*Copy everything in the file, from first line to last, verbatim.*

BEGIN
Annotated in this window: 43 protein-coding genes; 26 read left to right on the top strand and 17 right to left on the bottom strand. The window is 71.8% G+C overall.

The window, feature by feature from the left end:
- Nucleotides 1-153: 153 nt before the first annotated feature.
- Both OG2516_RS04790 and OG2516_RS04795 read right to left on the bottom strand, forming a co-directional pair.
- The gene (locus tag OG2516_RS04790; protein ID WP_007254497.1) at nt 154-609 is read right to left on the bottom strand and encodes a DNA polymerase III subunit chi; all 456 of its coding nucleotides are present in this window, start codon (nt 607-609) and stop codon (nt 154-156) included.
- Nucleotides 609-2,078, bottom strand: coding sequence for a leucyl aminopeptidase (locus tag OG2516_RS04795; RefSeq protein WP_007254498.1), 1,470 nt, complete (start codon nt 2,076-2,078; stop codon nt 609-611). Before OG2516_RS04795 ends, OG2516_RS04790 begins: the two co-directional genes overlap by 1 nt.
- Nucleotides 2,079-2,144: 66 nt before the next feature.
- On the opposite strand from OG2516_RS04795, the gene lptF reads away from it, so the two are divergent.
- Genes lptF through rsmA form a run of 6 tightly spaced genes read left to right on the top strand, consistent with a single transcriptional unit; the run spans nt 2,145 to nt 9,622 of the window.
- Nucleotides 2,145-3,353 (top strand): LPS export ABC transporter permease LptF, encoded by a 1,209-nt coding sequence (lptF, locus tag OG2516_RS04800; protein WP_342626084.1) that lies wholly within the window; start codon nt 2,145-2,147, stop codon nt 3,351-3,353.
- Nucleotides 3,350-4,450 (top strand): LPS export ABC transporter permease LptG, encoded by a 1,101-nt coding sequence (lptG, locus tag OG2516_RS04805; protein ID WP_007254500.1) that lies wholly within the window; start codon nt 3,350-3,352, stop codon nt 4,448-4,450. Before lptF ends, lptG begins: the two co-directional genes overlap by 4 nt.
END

Annotated in this window: 43 protein-coding genes; 26 read left to right on the top strand and 17 right to left on the bottom strand. The window is 71.8% G+C overall.

The window, feature by feature from the left end:
- Nucleotides 1-153: 153 nt before the first annotated feature.
- Both OG2516_RS04790 and OG2516_RS04795 read right to left on the bottom strand, forming a co-directional pair.
- The gene (locus tag OG2516_RS04790; protein ID WP_007254497.1) at nt 154-609 is read right to left on the bottom strand and encodes a DNA polymerase III subunit chi; all 456 of its coding nucleotides are present in this window, start codon (nt 607-609) and stop codon (nt 154-156) included.
- Nucleotides 609-2,078, bottom strand: coding sequence for a leucyl aminopeptidase (locus tag OG2516_RS04795; RefSeq protein WP_007254498.1), 1,470 nt, complete (start codon nt 2,076-2,078; stop codon nt 609-611). Before OG2516_RS04795 ends, OG2516_RS04790 begins: the two co-directional genes overlap by 1 nt.
- Nucleotides 2,079-2,144: 66 nt before the next feature.
- On the opposite strand from OG2516_RS04795, the gene lptF reads away from it, so the two are divergent.
- Genes lptF through rsmA form a run of 6 tightly spaced genes read left to right on the top strand, consistent with a single transcriptional unit; the run spans nt 2,145 to nt 9,622 of the window.
- Nucleotides 2,145-3,353 (top strand): LPS export ABC transporter permease LptF, encoded by a 1,209-nt coding sequence (lptF, locus tag OG2516_RS04800; protein WP_342626084.1) that lies wholly within the window; start codon nt 2,145-2,147, stop codon nt 3,351-3,353.
- Nucleotides 3,350-4,450 (top strand): LPS export ABC transporter permease LptG, encoded by a 1,101-nt coding sequence (lptG, locus tag OG2516_RS04805; protein ID WP_007254500.1) that lies wholly within the window; start codon nt 3,350-3,352, stop codon nt 4,448-4,450. Before lptF ends, lptG begins: the two co-directional genes overlap by 4 nt.